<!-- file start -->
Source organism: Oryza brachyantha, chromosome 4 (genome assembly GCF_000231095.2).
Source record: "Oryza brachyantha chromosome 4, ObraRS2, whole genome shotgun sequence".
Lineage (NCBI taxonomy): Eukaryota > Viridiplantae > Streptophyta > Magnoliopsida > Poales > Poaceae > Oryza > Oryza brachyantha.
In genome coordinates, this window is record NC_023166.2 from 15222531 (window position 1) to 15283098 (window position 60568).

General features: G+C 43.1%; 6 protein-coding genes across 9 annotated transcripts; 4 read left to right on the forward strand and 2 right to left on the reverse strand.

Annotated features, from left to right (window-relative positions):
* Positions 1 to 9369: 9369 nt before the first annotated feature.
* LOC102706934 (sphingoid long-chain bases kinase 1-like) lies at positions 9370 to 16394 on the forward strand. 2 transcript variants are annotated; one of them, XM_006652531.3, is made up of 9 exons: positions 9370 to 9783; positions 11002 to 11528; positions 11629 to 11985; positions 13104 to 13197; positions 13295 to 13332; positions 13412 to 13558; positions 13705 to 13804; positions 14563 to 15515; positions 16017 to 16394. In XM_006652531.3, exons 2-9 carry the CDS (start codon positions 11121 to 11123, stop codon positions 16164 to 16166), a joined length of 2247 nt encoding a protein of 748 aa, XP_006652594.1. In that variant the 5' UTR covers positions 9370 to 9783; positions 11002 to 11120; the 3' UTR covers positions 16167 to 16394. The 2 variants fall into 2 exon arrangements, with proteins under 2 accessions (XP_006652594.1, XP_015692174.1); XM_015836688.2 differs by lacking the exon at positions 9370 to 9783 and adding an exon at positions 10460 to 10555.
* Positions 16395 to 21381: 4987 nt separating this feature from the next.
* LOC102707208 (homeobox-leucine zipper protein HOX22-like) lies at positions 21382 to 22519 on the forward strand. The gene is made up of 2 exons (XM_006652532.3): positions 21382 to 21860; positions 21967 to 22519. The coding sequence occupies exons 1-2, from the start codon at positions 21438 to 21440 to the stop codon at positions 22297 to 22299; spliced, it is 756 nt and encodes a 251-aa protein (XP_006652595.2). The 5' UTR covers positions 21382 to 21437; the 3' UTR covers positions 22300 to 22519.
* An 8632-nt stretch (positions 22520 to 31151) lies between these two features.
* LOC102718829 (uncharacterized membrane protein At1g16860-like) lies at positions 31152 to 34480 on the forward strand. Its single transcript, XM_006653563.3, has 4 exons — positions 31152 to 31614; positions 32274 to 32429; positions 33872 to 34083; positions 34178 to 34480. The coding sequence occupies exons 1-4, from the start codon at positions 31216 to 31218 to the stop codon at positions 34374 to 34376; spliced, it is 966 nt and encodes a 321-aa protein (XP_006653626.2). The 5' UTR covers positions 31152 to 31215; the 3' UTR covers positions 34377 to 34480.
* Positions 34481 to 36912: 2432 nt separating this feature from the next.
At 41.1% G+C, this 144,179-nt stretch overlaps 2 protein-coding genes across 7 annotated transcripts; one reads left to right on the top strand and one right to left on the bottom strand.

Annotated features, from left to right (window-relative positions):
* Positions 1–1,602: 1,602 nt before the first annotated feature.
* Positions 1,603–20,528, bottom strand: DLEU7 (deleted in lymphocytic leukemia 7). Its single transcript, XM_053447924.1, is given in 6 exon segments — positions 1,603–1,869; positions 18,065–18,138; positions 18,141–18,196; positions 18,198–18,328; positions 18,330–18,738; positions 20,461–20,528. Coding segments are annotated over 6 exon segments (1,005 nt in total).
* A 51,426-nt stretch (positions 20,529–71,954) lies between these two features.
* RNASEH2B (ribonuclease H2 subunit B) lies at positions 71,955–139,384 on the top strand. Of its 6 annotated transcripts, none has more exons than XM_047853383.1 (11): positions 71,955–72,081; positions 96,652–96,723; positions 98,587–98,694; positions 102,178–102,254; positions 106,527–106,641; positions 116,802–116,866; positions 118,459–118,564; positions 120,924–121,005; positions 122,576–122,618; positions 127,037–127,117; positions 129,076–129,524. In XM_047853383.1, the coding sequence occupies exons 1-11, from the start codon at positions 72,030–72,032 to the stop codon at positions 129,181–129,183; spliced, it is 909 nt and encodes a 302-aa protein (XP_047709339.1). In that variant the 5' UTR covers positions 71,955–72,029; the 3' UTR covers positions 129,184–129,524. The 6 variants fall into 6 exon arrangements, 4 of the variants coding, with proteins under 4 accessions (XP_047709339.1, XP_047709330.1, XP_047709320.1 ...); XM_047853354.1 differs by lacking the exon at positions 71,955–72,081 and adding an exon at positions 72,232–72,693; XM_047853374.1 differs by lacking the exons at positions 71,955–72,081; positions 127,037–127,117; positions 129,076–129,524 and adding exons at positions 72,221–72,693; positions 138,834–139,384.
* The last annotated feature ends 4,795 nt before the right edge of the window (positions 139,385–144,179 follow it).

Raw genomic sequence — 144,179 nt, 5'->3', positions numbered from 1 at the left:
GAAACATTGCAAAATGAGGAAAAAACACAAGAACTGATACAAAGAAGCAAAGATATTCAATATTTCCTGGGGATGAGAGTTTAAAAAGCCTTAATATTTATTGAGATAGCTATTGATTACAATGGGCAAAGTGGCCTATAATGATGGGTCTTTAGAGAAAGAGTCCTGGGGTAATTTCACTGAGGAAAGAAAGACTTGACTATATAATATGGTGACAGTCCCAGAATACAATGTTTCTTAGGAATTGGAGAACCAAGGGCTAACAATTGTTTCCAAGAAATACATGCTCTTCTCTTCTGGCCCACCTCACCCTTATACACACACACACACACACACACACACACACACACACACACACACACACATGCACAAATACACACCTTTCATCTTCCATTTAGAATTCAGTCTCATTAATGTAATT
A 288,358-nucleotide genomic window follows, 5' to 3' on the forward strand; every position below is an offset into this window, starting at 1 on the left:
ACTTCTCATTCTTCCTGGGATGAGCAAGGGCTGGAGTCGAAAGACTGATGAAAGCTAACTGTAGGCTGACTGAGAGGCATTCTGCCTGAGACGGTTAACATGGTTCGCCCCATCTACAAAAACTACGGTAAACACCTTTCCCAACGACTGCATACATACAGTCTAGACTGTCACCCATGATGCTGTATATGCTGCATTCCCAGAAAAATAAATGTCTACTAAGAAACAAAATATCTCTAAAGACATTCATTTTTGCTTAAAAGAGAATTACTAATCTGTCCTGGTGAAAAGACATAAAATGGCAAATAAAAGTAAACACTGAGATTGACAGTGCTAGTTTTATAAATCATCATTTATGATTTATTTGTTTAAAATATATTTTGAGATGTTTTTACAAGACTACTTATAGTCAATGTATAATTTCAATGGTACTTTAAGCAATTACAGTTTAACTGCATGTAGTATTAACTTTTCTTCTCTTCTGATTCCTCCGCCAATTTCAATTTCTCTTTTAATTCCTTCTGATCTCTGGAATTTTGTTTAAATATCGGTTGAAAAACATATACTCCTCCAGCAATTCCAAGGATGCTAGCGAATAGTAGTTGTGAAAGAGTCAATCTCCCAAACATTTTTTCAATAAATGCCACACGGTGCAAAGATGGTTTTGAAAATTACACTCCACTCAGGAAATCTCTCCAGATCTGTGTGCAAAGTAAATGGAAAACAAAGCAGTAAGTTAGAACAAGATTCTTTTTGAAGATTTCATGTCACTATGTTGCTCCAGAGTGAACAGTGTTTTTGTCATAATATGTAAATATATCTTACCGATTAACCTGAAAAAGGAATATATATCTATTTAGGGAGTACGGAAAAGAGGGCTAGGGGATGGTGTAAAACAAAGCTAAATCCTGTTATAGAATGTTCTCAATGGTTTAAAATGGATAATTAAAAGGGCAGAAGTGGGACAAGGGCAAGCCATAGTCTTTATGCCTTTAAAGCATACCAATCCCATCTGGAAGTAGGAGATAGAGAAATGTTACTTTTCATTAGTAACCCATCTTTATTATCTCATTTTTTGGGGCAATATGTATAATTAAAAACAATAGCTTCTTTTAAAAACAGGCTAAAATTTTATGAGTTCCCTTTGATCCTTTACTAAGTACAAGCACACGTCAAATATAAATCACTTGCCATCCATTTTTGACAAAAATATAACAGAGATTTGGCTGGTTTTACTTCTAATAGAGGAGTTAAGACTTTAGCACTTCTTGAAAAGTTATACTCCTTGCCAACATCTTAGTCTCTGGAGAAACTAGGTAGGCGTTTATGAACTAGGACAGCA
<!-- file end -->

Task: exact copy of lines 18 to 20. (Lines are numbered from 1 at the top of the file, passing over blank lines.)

* A 51,426-nt stretch (positions 20,529–71,954) lies between these two features.
* RNASEH2B (ribonuclease H2 subunit B) lies at positions 71,955–139,384 on the top strand. Of its 6 annotated transcripts, none has more exons than XM_047853383.1 (11): positions 71,955–72,081; positions 96,652–96,723; positions 98,587–98,694; positions 102,178–102,254; positions 106,527–106,641; positions 116,802–116,866; positions 118,459–118,564; positions 120,924–121,005; positions 122,576–122,618; positions 127,037–127,117; positions 129,076–129,524. In XM_047853383.1, the coding sequence occupies exons 1-11, from the start codon at positions 72,030–72,032 to the stop codon at positions 129,181–129,183; spliced, it is 909 nt and encodes a 302-aa protein (XP_047709339.1). In that variant the 5' UTR covers positions 71,955–72,029; the 3' UTR covers positions 129,184–129,524. The 6 variants fall into 6 exon arrangements, 4 of the variants coding, with proteins under 4 accessions (XP_047709339.1, XP_047709330.1, XP_047709320.1 ...); XM_047853354.1 differs by lacking the exon at positions 71,955–72,081 and adding an exon at positions 72,232–72,693; XM_047853374.1 differs by lacking the exons at positions 71,955–72,081; positions 127,037–127,117; positions 129,076–129,524 and adding exons at positions 72,221–72,693; positions 138,834–139,384.
* The last annotated feature ends 4,795 nt before the right edge of the window (positions 139,385–144,179 follow it).